Forest Peoples Programme and partners have encountered and documented human rights violations against indigenous peoples and local communities associated with conservation over the course of decades of work. There have been moments when progress in this area has been made (e.g., the 2003 Durban Accord and the adoption of social policies by conservation agencies). However, changes to practice on the ground have too often been limited or quickly reversed, despite repeated calls by human rights organisations over decades. These issues are widely known, they cannot be ignored. They do not require further investigation: they require concerted action.
We reject any form of conservation which accepts human rights violations as a cost of achieving conservation outcomes and which sees indigenous peoples as a threat to biodiversity and the environment. Instead, we need to focus on creating the enabling conditions for indigenous peoples and communities with collective ties to their resources to be able to sustain and be sustained by the ecological integrity of their lands, including through the recognition of fundamental rights in conservation practice and in national laws and policies.
Decades of work has shown that the creation of government or privately managed protected areas has too often seen the dispossession of indigenous peoples and local communities of their ancestral and collective territories and resources, a phenomenon that continues today. The zoning of such areas as externally protected, a persistent practice that dates back to colonial times, has in many instances caused catastrophic cultural, physical and material harms to affected communities. Those charged with protecting these areas (‘eco-guards’) have been complicit in abuses, while the illegal wildlife trade has been used to justify increasingly militarized approaches which threaten indigenous peoples and local communities’ rights to access their resources.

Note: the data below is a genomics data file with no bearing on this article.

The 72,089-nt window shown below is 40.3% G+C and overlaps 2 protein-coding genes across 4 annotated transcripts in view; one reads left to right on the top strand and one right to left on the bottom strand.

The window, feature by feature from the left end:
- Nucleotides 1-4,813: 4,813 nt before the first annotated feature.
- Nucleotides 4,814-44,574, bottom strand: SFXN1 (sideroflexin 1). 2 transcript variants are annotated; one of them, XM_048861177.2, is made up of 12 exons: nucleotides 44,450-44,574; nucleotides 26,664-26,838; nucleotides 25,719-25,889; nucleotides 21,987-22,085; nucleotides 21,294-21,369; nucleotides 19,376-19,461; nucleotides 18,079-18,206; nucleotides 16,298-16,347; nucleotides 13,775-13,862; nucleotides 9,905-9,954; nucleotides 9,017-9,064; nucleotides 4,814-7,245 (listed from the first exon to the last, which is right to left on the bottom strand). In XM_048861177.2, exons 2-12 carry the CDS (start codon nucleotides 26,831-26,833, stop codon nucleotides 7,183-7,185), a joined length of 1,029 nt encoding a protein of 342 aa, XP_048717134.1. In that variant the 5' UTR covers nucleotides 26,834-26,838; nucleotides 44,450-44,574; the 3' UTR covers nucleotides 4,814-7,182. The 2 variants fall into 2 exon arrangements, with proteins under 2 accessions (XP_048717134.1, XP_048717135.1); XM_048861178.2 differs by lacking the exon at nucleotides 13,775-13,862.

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Forest Peoples Programme supports the rights of peoples who live in forests and depend on them for their livelihoods. We work to create political space for forest peoples to secure rights, control their lands and decide their own futures.